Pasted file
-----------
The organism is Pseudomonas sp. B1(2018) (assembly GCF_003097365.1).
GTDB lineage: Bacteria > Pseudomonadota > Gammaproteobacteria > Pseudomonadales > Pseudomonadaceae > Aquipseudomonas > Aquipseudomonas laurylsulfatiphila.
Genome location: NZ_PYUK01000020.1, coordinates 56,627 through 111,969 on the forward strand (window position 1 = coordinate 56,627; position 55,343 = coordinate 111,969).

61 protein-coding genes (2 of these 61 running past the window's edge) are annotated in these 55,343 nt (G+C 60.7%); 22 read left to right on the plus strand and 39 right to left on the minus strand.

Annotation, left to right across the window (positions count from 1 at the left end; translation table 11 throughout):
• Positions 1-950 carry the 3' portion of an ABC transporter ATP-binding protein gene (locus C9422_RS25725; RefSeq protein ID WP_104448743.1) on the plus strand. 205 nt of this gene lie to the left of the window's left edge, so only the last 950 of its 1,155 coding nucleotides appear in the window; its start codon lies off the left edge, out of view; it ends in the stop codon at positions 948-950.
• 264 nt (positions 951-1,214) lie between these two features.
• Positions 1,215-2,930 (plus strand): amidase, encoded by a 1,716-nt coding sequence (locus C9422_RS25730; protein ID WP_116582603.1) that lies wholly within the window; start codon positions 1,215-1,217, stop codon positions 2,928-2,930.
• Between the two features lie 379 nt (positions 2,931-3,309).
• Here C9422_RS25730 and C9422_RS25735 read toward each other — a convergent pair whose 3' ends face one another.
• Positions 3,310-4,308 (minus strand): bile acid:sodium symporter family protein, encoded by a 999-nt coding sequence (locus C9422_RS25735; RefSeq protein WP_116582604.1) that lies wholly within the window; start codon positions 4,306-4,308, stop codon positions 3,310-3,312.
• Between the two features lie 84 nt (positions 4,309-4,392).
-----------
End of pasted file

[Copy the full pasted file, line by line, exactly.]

The organism is Pseudomonas sp. B1(2018) (assembly GCF_003097365.1).
GTDB lineage: Bacteria > Pseudomonadota > Gammaproteobacteria > Pseudomonadales > Pseudomonadaceae > Aquipseudomonas > Aquipseudomonas laurylsulfatiphila.
Genome location: NZ_PYUK01000020.1, coordinates 56,627 through 111,969 on the forward strand (window position 1 = coordinate 56,627; position 55,343 = coordinate 111,969).

61 protein-coding genes (2 of these 61 running past the window's edge) are annotated in these 55,343 nt (G+C 60.7%); 22 read left to right on the plus strand and 39 right to left on the minus strand.

Annotation, left to right across the window (positions count from 1 at the left end; translation table 11 throughout):
• Positions 1-950 carry the 3' portion of an ABC transporter ATP-binding protein gene (locus C9422_RS25725; RefSeq protein ID WP_104448743.1) on the plus strand. 205 nt of this gene lie to the left of the window's left edge, so only the last 950 of its 1,155 coding nucleotides appear in the window; its start codon lies off the left edge, out of view; it ends in the stop codon at positions 948-950.
• 264 nt (positions 951-1,214) lie between these two features.
• Positions 1,215-2,930 (plus strand): amidase, encoded by a 1,716-nt coding sequence (locus C9422_RS25730; protein ID WP_116582603.1) that lies wholly within the window; start codon positions 1,215-1,217, stop codon positions 2,928-2,930.
• Between the two features lie 379 nt (positions 2,931-3,309).
• Here C9422_RS25730 and C9422_RS25735 read toward each other — a convergent pair whose 3' ends face one another.
• Positions 3,310-4,308 (minus strand): bile acid:sodium symporter family protein, encoded by a 999-nt coding sequence (locus C9422_RS25735; RefSeq protein WP_116582604.1) that lies wholly within the window; start codon positions 4,306-4,308, stop codon positions 3,310-3,312.
• Between the two features lie 84 nt (positions 4,309-4,392).